Sunday, September 28, 2008

Let's talk about...Sin?

Over the past week I have been listening faithfully to NPR to try to get a better handle on the current economic 'crisis'. I noted something interesting about these discussions that I mentioned in the adult Sunday School Class this morning and the subsequent discussion was quite interesting.

I am no economist. I'm not even terribly good at balancing my own check-book.
Listening to one economist explaining one facet of the current economic downturn, I noticed that as clear as he was in describing the problems, when pressed by the interviewer to pinpoint responsibility, he was very hesitant. He had just finished describing behaviors that have led to foreclosures, homelessness, etc. but he would not even describe the choices and decisions of those involved as 'wrong' or 'bad'. He actually said he didn't want to say that these were 'bad' people. Something suddenly seemed very wrong to me and that was the idea that our culture has lost its language for clearly describing (and therefore clearly teaching our children about ) right and wrong. He would say that many were caught up in a 'mass hysteria' but that seemed very unsatisfactory to me... it seems to remove responsibility from the equation.

Another show, 'This American Life' broadcast a simple explanation that I did understand (I think). The host also shared some listener feedback to the show. One of the listeners appreciated the fact that despite the severity of this issue and the fallout which adversely affected so many and will continue to affect so many, the lister appreciated the fact that 'no blame was assigned' in the show.

Sin has never been my favorite word, my favorite theological topic or my favorite sermon subject. Largely I suppose because I recall the use of the word sin in the church I grew up in. I was used so 'liberally' that it produced anxiety, guilt, and fear in many people. My first years as a pastor in church I experienced an interesting phenomena. I didn't use the word sin very much (still don't). Because I tend to focus my sermons and prayers on God's love, grace and forgiveness... those who had escaped church because of the fetish with sin language, could come back. Its not that I don't preach about sin by the way. Its just that I don't use the word.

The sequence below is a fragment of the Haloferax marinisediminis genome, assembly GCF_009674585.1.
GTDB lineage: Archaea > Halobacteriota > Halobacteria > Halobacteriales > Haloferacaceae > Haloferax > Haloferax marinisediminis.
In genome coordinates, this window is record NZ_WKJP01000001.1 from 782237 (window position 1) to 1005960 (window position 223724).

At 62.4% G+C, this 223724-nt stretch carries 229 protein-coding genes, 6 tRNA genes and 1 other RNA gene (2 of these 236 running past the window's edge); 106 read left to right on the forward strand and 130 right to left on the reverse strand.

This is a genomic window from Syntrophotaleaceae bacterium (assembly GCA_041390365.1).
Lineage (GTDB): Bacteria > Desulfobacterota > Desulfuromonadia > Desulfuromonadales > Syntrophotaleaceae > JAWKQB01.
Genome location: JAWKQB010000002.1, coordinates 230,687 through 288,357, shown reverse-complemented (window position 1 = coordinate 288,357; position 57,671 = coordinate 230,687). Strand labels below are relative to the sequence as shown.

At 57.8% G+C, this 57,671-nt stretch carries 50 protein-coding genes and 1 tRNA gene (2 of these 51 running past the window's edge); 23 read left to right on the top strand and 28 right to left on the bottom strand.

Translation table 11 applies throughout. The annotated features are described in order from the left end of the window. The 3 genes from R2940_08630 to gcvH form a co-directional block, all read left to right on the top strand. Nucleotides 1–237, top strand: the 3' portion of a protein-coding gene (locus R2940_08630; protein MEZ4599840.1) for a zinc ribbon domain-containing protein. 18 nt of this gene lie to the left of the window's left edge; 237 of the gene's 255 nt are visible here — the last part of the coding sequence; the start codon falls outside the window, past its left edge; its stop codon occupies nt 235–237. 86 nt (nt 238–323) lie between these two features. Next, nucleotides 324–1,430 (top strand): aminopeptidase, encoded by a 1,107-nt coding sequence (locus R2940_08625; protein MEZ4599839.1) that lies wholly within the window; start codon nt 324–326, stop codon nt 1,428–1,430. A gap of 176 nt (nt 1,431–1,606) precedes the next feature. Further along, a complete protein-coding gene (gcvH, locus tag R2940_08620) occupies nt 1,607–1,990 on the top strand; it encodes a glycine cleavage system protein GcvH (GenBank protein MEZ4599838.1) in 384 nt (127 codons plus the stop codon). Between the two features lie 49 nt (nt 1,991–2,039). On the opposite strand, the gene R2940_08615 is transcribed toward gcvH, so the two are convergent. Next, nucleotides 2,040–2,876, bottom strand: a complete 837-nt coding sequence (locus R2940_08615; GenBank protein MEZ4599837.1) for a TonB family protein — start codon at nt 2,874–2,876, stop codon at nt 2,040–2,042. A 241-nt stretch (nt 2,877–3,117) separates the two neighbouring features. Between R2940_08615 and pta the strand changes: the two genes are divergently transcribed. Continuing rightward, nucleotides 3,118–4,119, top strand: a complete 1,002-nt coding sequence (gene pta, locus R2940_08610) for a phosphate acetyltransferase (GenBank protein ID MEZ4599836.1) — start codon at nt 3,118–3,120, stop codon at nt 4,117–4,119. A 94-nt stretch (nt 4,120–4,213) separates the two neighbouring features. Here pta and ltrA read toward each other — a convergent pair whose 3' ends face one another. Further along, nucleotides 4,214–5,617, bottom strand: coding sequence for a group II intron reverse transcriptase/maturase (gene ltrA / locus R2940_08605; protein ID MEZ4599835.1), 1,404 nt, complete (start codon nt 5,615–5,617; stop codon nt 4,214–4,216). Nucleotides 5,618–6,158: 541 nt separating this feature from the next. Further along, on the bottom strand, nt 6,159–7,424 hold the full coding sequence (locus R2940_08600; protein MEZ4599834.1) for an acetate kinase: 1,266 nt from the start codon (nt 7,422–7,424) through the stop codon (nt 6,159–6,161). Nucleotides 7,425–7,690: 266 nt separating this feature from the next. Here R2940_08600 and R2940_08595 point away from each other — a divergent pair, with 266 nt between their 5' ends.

Anyway, without a language to describe sin, or wrong, in our culture, how can we ever really recover from this economic crisis with any justice and any assurance that we will not repeat the same 'sins' over and over to the detriment most often to the poor. As much as I have found both energy and solace theologically in justice themes, I am more and more convinced that we cannot talk about justice without also talking about sin. If we cannot describe what has caused injustice and clearly give words to why it is injustice, how can we ever move through to redemption or healing or forgiveness?

Unfortunately sin has been used, in my experience, in abusive ways. It has been used to oppress peoples and cultures and as a tool of the ruling of one people over others, one culture over others. It has been used to establish and maintain the power of elites. This, of course isn't just my experience, it is a description from the gospels of the religious elites in and around Jerusalem. I, of course, understand that there are many legitimate arguments against viewing historical pharisees through the lense of the gospels, the description of the powerful elites using the word and concept of sin to establish and maintain control is convincing to me.

so, for now, I think that moderate to liberal churches like mine need to recover the use of the word sin, rehabilitating it from abuse, fear and guilt. but if we cannot talk about sin, we cannot talk about justice for the oppressed and redemption for the oppressor

1 comment:

pastormalone said...

I think you are making a good point. Perhaps, the hesistancy of the commentators to assign blame is because the blame (sin) is not with one person but with the system. I remember from that American Life broadcast the role of the World Bank. The demand of the World Bank pushed the demand for bad morgtages. The sin was systematic.
Liberals have been better at pointing out systematic sins and I think this is good. Yet I agree at the same time we need to hold ourselves accountable and name our own sin.
How about this for a post... lets get back to basics - what is sin?